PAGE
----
By design, there is no socio-political commentary in Will’s drawings. In his artist statement, he explains that drawing is a means of keeping happy and calm. “While I am always affected by the world around me, I try to focus on staying frivolous and loose with my content,” Will writes. In short, his cartoons are a welcome break from the news.
Other works don’t speak to any specific issue or politician, but nonetheless have something to say. Jake Kelly— he of two decades of Grog Shop posters, Melt’s murals, and the horror comic The Lake Erie Monster—imbues subtle commentary in his pen and ink composition “Growlers Poster.” In it, eleven teens party on some rocks under a board walk. Beers are drunk, a joint is passed, skinny dips taken. Signs over wharf bars promise “CHEAP RATES,” “FREE LOVE TEST!” and “XXX.” And above it all, the meteoric remains of the moon sprawl across the night sky. Some unnamed catastrophe has turned Earth’s satellite into lunar rubble; but for now, life continues much as it did before. Maybe the orbital catastrophe has sparked an ecological crisis—the skeletal remains of a monstrous whale poking out of the shallows hint at this—but adolescents are still seeking out a buzz, and belonging. People continue to be people in a crisis, and this is a blessing and a curse. By ignoring them, we can learn to tolerate horrors, be they political or cosmic.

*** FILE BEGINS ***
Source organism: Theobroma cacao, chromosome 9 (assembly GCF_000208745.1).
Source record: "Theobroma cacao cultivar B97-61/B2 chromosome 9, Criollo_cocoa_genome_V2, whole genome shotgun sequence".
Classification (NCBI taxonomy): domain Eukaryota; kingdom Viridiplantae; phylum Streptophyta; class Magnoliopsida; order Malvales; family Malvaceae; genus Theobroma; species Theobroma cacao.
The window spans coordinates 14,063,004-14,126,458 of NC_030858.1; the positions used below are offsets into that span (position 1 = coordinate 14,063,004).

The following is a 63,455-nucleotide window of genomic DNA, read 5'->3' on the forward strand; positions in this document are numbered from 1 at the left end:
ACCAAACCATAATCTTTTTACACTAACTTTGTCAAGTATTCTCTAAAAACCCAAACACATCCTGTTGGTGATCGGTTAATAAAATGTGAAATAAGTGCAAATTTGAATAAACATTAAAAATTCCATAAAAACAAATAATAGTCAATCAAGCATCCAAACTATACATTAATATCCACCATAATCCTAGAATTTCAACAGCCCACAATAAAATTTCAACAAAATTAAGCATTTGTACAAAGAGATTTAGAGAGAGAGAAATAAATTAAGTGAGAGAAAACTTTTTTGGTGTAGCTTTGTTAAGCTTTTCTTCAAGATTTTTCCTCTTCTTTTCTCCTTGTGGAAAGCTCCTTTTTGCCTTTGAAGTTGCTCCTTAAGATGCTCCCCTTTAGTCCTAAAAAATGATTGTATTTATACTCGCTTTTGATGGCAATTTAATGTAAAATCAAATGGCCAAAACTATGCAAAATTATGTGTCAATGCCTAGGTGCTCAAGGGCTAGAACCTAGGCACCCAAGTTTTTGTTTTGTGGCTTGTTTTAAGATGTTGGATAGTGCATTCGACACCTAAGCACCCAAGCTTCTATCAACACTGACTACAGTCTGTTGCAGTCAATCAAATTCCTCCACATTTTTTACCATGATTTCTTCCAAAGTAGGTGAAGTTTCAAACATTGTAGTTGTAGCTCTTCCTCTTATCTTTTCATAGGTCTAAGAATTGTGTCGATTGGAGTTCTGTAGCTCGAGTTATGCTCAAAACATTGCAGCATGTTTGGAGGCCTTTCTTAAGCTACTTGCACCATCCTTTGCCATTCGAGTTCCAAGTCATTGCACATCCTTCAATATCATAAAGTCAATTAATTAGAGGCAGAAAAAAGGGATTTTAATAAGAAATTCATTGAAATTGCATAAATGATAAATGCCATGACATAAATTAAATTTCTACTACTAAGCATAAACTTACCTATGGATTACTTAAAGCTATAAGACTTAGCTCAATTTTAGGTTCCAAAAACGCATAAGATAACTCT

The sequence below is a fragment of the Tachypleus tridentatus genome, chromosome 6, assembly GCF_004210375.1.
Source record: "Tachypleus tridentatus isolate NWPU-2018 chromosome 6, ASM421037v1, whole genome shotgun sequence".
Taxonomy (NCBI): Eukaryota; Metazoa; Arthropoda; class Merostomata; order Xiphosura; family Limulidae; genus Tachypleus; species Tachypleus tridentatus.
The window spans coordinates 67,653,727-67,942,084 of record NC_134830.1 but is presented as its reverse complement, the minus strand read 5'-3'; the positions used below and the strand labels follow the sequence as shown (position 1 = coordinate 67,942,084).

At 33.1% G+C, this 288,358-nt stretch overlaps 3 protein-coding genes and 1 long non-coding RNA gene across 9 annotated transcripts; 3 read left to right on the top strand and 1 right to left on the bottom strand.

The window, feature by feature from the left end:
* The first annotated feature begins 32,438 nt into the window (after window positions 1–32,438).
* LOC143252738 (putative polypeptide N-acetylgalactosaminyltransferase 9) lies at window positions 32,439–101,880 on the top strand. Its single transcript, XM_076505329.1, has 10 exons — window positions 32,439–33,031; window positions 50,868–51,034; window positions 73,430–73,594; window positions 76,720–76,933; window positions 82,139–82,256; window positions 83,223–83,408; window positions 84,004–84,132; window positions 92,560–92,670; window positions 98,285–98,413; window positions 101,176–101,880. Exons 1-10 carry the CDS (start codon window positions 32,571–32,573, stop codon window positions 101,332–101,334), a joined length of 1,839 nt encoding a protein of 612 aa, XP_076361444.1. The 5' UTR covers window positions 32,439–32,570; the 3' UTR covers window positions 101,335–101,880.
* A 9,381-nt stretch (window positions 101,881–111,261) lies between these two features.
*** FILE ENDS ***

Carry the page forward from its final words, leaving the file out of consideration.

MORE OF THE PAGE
Artist and cartooning instructor Josh Usmani displays work from his “Funny Money” series. In this ongoing project, 100-some pieces strong, Usmani inks clown faces and psychedelic patterns onto real paper currency from the U.S. and abroad. (In this show, vandalized bills from America, Brazil, China, New Zealand, and Turkey are displayed.) The defacement of legal tender is meant to provoke questions about the nature of value—monetary, artistic, and otherwise.
Even though almost most vendors wouldn’t accept Usmani’s bills in exchange for goods or services, they remain bearers of value. By some measures, they carry more value than they had as money. Usually, the price of a work of art is irrelevant to its meaning. But when Usmani’s work is on sale, the cost is itself a component of the work. One inked $20 bill Usmani is selling at Heights Arts is priced at $600—30 times the value it had as currency. Viewers have to ask: Is it worth it? Evidentially, that’s the price the market will bear—but is there more to value than what can be measured in a monetary exchange? Such are the questions Usmani cleverly poses.